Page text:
Publishing Partner: Cambridge University Press CUP Extra Publisher Login
amazon logo
More Info

New from Oxford University Press!


May I Quote You on That?

By Stephen Spector

A guide to English grammar and usage for the twenty-first century, pairing grammar rules with interesting and humorous quotations from American popular culture.

New from Cambridge University Press!


The Cambridge Handbook of Endangered Languages

Edited By Peter K. Austin and Julia Sallabank

This book "examines the reasons behind the dramatic loss of linguistic diversity, why it matters, and what can be done to document and support endangered languages."

Academic Paper

Title: Domains and Directionality in the Evolution of German Final Fortition
Author: Gregory K. Iverson
Email: click here TO access email
Institution: University of Wisconsin-Milwaukee
Author: Joseph C Salmons
Email: click here TO access email
Institution: University of Wisconsin Madison
Linguistic Field: Phonology
Subject Language: German
Abstract: Laryngeal realism (Honeybone 2005) holds that thoroughly voiced stops in a language like Dutch will be represented phonologically with the feature [voice], leaving the voiceless unaspirated stops laryngeally neutral, whereas the typically aspirated stops of a language like German are marked with the feature [spread glottis], rendering the passively voiced stops in this language neutral. These two languages also merge laryngeal oppositions in final environments, Dutch undergoing final devoicing but German final fortition. We apply the findings of Evolutionary Phonology (Blevins 2004, 2006b) to these distinctions in final laryngeal neutralisation, underscoring that the evolutionary approach to phonological alternation allows for non-assimilatory feature addition as well as loss. We examine in particular the known history of final fortition in German and find that the reference standard form of the language has evolved an alignment condition to the effect that a fortified syllable edge must match up with the morpheme edge.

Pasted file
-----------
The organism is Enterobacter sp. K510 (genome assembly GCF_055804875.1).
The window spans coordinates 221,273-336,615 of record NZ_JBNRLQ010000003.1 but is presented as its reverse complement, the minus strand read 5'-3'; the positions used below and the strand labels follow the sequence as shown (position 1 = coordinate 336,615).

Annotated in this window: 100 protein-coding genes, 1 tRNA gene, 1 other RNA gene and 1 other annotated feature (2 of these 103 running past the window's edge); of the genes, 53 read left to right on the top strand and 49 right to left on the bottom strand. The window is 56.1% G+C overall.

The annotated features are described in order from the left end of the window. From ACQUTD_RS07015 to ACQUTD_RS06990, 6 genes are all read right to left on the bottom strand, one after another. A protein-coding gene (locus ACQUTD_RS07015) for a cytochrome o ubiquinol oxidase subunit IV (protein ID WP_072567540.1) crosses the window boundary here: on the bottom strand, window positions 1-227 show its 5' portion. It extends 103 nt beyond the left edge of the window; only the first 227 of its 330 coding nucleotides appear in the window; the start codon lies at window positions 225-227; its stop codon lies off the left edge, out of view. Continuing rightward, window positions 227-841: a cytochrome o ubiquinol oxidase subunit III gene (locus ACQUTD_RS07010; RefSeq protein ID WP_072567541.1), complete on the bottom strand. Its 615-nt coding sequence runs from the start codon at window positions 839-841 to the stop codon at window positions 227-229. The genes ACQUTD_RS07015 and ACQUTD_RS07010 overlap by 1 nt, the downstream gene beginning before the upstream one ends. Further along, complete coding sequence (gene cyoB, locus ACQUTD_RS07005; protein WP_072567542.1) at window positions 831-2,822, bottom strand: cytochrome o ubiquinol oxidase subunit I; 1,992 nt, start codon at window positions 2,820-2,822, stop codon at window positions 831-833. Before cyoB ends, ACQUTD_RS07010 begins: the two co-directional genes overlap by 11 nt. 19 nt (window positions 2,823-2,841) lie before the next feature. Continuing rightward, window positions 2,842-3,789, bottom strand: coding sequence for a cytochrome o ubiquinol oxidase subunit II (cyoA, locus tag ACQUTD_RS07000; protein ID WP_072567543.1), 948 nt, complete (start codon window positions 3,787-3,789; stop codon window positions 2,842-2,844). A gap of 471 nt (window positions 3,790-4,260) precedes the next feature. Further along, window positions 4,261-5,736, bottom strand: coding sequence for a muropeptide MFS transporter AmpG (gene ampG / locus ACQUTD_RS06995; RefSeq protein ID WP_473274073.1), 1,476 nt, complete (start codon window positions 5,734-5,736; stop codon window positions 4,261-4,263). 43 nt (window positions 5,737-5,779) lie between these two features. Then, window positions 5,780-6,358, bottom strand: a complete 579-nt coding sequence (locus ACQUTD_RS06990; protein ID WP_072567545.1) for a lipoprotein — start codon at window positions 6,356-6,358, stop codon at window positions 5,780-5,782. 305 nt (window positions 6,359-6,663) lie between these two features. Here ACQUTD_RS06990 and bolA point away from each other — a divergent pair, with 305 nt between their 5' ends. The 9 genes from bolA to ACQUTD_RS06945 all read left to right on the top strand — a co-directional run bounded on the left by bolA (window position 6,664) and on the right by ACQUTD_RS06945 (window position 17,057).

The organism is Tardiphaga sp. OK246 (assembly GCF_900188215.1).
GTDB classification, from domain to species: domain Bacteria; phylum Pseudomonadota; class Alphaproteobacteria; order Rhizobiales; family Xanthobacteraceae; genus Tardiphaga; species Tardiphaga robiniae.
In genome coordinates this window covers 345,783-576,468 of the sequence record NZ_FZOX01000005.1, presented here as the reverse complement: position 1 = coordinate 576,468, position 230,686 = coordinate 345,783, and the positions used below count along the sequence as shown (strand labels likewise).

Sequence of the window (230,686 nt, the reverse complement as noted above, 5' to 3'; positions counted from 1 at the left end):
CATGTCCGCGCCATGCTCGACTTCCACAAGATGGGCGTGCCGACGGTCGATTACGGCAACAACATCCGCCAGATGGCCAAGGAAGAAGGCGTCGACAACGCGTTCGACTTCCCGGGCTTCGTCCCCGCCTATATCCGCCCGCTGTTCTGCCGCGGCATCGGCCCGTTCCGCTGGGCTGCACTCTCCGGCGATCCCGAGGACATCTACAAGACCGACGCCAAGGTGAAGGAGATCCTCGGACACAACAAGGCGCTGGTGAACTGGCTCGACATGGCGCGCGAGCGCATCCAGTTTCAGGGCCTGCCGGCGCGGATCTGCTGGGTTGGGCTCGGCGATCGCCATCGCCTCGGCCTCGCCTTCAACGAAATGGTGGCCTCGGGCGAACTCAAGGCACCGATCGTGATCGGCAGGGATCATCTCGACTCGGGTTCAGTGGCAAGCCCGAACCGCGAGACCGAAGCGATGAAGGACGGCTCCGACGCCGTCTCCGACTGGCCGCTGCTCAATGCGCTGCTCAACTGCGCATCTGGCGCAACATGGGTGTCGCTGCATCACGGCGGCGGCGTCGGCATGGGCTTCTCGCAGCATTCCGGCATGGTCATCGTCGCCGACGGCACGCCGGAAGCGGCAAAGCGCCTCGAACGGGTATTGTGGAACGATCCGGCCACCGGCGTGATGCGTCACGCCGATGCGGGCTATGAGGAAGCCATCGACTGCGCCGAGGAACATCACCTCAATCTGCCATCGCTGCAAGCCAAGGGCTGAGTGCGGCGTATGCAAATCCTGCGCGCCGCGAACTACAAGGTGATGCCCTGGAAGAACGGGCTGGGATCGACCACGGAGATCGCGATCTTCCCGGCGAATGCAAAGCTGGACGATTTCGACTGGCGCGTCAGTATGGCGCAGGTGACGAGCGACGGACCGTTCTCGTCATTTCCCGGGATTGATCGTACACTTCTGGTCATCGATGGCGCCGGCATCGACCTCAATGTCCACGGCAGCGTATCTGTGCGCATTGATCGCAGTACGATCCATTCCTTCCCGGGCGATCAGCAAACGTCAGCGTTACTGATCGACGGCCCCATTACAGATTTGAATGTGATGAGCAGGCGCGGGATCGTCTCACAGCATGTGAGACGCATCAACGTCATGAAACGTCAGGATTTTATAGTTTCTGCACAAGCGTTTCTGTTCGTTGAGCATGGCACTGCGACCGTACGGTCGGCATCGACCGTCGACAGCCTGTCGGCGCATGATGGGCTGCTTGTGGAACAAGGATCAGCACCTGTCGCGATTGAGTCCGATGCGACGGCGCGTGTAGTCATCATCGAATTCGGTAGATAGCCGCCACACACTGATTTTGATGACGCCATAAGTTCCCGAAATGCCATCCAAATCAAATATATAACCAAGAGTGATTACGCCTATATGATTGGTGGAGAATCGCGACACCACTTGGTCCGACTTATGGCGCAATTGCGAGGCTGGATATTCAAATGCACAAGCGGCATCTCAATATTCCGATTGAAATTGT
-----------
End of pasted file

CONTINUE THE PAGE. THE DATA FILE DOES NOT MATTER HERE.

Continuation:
This article appears IN Phonology Vol. 24, Issue 1, which you can READ on Cambridge's site or on LINGUIST .

Add a new paper
Return to Academic Papers main page
Return to Directory of Linguists main page